So the orchard experts purposefully plant certain weeds around trees and let them grow as much as they want. Why? To get rid of the nitrogen, and if they use the correct weeds, those weeds leave behind a special blend of nutrients that is perfect for fruit growing. Also, when it comes to insecticides, fruit experts have found that other insects are better. Bad bugs are eaten by good bugs. Fertilizers are rarely used, because they cause too much growth too quickly, and therefore produce weak trees and fruit with no flavor. When fertilizers are used, they are used only in minute quantities. Watering the tree is an art form, following a carefully worked out, highly regimented routine.

Trees even need winter. Not freezing cold, but certain trees need between 600 and 900 hours of temperatures below 45 degrees in order to produce the best fruit. And frequently, you will see orchard experts out there early in the growing season, cutting away most of the brand new, just formed fruit. It may seem silly to throw away over half your crop, but they know that it is better to get 50 peaches bursting with juice and flavor than 500 small and sour peaches.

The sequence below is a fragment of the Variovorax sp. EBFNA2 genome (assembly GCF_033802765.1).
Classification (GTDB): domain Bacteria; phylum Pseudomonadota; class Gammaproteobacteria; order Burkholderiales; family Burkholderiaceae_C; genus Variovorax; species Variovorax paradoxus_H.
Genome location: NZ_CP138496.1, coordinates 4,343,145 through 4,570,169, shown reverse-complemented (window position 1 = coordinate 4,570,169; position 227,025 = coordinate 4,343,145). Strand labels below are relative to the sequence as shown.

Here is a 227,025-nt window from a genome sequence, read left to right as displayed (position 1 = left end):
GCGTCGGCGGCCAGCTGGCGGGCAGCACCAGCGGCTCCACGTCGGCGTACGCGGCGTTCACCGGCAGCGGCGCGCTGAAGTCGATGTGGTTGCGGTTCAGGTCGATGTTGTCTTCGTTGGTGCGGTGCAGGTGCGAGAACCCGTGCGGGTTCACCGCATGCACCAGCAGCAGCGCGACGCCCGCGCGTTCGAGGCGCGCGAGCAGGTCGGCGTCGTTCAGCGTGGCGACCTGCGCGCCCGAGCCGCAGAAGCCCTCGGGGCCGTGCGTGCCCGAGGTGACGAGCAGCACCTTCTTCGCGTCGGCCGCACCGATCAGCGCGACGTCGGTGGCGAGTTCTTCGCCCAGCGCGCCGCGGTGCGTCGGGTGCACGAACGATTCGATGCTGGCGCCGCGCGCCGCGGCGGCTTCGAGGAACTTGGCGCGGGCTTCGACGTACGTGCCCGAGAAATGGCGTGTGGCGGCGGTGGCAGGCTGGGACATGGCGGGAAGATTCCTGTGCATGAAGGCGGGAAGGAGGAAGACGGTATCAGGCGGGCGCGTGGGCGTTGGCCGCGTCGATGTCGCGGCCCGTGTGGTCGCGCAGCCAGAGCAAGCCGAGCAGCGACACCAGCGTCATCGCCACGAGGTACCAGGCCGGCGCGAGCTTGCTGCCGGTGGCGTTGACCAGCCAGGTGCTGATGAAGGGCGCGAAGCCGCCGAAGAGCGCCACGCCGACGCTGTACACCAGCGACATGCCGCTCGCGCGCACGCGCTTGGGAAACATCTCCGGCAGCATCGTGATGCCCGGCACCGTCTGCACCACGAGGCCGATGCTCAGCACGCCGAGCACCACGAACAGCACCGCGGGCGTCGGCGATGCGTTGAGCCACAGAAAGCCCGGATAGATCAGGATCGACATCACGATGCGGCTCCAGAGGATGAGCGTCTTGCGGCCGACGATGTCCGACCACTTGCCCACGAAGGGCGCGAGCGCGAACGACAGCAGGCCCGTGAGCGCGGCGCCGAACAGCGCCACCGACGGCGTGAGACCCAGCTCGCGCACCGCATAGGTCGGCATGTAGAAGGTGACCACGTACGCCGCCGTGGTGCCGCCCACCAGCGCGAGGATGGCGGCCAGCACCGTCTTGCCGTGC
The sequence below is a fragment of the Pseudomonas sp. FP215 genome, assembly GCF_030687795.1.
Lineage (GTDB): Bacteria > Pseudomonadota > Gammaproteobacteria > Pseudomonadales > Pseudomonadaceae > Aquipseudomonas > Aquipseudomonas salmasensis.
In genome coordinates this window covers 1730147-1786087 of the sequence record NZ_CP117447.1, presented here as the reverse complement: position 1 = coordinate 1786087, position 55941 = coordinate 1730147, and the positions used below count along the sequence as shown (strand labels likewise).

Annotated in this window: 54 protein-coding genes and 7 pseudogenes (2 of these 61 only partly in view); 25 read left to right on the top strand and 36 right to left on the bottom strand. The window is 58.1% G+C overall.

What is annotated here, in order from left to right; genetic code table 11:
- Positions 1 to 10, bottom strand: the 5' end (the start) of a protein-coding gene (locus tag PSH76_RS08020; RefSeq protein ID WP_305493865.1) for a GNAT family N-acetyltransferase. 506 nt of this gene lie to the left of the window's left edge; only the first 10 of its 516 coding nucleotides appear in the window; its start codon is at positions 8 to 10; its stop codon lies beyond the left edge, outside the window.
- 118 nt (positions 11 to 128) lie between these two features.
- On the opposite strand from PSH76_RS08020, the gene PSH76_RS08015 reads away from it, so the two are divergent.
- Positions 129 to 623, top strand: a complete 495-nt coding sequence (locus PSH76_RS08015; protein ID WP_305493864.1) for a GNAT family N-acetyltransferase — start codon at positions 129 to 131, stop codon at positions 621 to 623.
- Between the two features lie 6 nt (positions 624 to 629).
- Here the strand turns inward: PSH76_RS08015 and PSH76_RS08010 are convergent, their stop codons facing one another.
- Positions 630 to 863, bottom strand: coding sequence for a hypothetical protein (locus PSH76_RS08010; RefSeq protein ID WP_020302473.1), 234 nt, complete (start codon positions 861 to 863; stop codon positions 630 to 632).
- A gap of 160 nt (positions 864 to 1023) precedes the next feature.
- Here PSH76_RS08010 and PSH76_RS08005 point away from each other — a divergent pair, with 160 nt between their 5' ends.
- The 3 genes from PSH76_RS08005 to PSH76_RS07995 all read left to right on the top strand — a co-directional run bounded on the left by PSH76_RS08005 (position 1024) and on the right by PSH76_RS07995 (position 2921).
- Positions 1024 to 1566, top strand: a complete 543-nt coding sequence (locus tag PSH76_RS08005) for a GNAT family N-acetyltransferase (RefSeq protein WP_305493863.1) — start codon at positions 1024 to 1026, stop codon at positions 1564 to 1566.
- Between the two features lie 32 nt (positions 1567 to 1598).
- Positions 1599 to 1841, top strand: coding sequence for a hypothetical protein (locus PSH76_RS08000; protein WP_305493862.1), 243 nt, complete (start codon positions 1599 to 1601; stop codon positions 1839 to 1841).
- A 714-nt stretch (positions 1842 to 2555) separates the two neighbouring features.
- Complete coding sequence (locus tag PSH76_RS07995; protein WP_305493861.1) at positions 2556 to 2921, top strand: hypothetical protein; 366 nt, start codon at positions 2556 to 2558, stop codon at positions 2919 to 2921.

Here is what all of this means for you and for me. Just as a full and lush tree does not necessarily produce the best fruit, so also a person who looks flowery and behaves like they are spiritually rich, may in fact be the worst trees to gather fruit from. In Rev. 3:17, Christ warns certain Christians who are rich and wealthy that though they appear to have it all together, they really are poor and destitute. It is not how you appear, or how you act, or how you dress that matters. What matters is your heart. And this is revealed by the fruit you produce.

And you know those weeds and bugs in your life? That test of your patience? That lack of money? That sickness? That stressful situation at work? The difficult neighbor? God, the orchard expert, put those there for a reason. They strengthen us. They keep the bad bugs of sin out of our core. They use up the bad nutrients in the ground where we are planted, and leave better ones behind (fruit of the Spirit), like “love, joy, peace, longsuffering, kindness, goodness, faithfulness, gentleness, and self-control” (Gal. 5:22-23).